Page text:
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Definitely crouch; this is the right answer. – Ben Collins Mar 17 at 18:18
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or: "crouched into a hunting position". – ermanen Mar 17 at 18:49
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@Soudabeh Your fourth picture is not a tiger...it is a jaguar – ab2 Mar 17 at 22:46

While stalking their prey, predators get as far down on their haunches as possible as soon as they're ready to pounce. This allows them to store energy in their tendons, that enables them to close what distance is left in a heartbeat.

Of interest may be the classic swishing of the tail, which is thought to betray their anxiety about whether or not, and at which moment, to strike.

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I would suggest "lie in wait," meaning to conceal oneself, waiting to surprise, attack, or catch someone. [OxfordDictionaries.com]

Some of the images included in the question show animals stalking their prey, but the verbal description of the phrase sought by the original poster leads me to believe that that is unintentional.

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Consider,

creep

: to move along with the body prone and close to the ground

M-W

The lion crept toward the antelope, moving perhaps an inch at a time. Enrichment Reading

lie at (the) catch/upon the catch

The noun “wait” once had more meanings that it does today. For example, it used to mean a watchman or guard.

Today we use it mostly to mean a period of waiting (as in “an hour’s wait”), but something of the old meaning survives in the expressions “lie in wait” (dating from around 1440) and “sit in wait” (before 1300).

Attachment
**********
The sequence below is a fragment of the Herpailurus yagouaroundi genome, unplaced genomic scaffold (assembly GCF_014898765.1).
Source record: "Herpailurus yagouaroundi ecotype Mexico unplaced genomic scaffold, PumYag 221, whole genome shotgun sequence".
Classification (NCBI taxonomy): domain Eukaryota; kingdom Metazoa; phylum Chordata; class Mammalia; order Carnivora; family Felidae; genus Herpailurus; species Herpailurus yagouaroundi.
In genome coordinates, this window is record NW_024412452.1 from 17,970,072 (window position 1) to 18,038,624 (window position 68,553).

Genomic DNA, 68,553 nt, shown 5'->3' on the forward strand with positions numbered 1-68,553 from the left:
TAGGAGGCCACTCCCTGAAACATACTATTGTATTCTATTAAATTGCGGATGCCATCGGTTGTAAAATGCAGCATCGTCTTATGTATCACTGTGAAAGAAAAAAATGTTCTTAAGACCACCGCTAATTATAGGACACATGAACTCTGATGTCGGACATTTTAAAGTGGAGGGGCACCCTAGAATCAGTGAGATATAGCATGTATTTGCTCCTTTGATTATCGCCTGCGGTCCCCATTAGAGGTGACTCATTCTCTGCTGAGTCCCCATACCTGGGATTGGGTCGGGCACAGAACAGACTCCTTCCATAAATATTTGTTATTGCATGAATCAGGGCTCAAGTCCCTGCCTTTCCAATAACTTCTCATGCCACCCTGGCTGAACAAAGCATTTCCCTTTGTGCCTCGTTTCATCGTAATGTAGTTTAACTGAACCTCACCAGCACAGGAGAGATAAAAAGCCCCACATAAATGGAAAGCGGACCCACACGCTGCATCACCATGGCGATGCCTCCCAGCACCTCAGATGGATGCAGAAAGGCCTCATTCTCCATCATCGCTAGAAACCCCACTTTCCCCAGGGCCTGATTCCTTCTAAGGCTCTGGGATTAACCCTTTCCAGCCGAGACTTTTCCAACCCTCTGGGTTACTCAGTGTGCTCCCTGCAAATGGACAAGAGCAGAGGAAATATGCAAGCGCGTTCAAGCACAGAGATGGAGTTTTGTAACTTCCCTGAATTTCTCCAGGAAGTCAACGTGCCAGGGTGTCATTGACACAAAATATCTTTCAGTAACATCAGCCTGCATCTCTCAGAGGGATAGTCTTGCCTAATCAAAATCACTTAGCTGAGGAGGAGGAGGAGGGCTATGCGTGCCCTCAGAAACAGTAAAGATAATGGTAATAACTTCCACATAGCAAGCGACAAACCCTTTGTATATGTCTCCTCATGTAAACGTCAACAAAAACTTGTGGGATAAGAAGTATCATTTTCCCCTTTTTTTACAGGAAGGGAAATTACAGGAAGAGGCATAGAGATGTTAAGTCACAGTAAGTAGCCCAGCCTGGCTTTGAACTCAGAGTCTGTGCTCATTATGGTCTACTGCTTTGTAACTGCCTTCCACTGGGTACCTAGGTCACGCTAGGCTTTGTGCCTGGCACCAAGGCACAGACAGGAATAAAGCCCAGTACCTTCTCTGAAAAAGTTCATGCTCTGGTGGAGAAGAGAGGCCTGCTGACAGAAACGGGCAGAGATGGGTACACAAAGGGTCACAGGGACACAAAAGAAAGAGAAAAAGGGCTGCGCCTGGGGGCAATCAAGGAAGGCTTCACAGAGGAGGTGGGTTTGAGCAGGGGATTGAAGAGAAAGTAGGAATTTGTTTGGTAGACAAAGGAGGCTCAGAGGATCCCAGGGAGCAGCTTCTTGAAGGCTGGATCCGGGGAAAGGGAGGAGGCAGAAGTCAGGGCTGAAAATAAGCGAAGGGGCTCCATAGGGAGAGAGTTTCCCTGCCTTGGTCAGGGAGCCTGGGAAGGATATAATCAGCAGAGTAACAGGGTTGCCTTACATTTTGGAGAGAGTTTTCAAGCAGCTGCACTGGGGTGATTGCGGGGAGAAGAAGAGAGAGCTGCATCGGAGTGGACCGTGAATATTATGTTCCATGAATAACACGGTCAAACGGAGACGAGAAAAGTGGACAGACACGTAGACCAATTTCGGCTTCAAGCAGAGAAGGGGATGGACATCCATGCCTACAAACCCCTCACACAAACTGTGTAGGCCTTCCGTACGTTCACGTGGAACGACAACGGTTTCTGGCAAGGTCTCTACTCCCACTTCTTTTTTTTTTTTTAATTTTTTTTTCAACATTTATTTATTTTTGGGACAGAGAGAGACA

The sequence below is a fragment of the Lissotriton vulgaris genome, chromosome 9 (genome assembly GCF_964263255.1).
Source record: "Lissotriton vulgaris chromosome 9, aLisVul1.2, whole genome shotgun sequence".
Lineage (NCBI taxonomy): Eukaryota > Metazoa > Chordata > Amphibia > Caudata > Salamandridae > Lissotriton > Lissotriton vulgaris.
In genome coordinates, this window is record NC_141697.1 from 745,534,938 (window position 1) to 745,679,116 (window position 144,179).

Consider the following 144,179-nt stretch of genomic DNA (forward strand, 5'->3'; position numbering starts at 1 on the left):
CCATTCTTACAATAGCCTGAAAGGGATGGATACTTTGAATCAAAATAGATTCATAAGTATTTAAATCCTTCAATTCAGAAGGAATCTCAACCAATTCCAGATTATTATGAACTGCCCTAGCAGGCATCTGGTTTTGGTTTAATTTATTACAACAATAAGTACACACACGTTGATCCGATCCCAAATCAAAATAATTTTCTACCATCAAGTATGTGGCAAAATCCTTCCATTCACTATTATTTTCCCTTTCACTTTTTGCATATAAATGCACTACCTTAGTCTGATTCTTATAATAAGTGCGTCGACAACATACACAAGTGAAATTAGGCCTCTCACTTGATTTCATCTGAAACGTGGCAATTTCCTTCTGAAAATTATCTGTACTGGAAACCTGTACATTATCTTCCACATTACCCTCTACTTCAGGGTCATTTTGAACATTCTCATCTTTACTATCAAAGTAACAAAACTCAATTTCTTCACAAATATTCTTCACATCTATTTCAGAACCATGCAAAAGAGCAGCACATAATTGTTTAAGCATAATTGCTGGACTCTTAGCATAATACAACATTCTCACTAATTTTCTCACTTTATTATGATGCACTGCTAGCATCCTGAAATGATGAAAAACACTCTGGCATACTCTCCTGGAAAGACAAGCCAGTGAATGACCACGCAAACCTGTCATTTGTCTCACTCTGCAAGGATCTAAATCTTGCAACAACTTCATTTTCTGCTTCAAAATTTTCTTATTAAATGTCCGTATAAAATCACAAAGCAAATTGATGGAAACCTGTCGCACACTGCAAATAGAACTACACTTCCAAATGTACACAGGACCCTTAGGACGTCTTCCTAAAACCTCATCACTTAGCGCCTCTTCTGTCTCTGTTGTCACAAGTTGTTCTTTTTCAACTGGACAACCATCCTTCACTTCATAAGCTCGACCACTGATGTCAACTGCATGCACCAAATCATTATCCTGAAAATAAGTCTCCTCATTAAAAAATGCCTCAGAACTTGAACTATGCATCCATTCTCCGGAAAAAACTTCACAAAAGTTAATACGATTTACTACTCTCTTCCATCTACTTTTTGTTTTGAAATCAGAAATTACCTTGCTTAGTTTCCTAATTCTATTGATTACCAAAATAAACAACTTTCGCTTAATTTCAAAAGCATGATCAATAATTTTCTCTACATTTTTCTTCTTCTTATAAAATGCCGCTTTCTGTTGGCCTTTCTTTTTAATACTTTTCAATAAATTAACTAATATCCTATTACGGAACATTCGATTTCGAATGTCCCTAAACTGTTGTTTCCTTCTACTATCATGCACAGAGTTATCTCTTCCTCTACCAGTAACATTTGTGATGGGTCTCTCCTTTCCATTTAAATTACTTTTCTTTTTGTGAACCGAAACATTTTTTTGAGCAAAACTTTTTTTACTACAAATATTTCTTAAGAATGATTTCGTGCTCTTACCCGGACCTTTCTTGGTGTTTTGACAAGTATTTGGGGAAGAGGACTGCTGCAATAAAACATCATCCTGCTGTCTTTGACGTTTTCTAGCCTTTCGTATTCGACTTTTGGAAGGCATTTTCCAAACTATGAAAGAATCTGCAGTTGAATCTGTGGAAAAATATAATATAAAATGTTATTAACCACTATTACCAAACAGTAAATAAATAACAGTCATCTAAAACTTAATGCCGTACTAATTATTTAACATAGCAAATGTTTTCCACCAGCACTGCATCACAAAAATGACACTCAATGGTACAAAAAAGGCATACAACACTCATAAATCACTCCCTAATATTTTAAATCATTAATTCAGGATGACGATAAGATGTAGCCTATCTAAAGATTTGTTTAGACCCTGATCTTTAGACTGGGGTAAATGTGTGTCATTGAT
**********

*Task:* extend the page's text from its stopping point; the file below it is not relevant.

In the sense of lying in ambush, English speakers once also used the phrases “lie at catch” and “lie upon the catch.”

Grammarphobia

lurk

lie in wait in a place of concealment, especially for an evil purpose.

M-W

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Poised, primed, cocked, loaded, sprung, stalking maybe... A snake would be coiled.

Removing the criterion of one word: in the zone.

For the best word we must go to the Sanskrit: Ekagrata (https://en.wikipedia.org/wiki/Ekagrata)

Ekagrata is a state of single pointed natural focus. The cat is in Ekagrata. A Kalarippayattu fighter from southern India aspires to attain to Ekagrata.

But the cat is always in a state of Ekagrata! The fighter must learn from the cat!

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Sometimes just prior to actually pouncing, panthers (and even people!) are described as being
in attack mode.”
(description of such a panther from ‘Lost on the Mountain’ by Elisabeth Williams and of such a person from ‘The Taster: A Novel’ by Jonathan Hickman, both via ‘Google Books’)

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Camouflage, also called cryptic coloration, is a defense or tactic that organisms use to disguise their appearance, usually to blend in with their surroundings. Organisms use camouflage to mask their location, identity, and movement. This allows prey to avoid predators, and for predators to sneak up on prey. 1

National Geographic

Three of the four felines in the images posted by the OP are sneaking up on their prey so as not to be seen. (Google images)

sneak up on
To approach a person or animal without being seen or heard

Camouflaged against the tall grasses, cheetahs quietly sneak up on their prey until they are confident about the attack, burst out using their tail as a rudder, trip the animal with their paw, and then suffocate it with a bite to the neck. After making the kill, cheetahs must eat quickly or drag the food to a hiding spot before any lions, leopards, or hyenas steal it.

Conservation Institute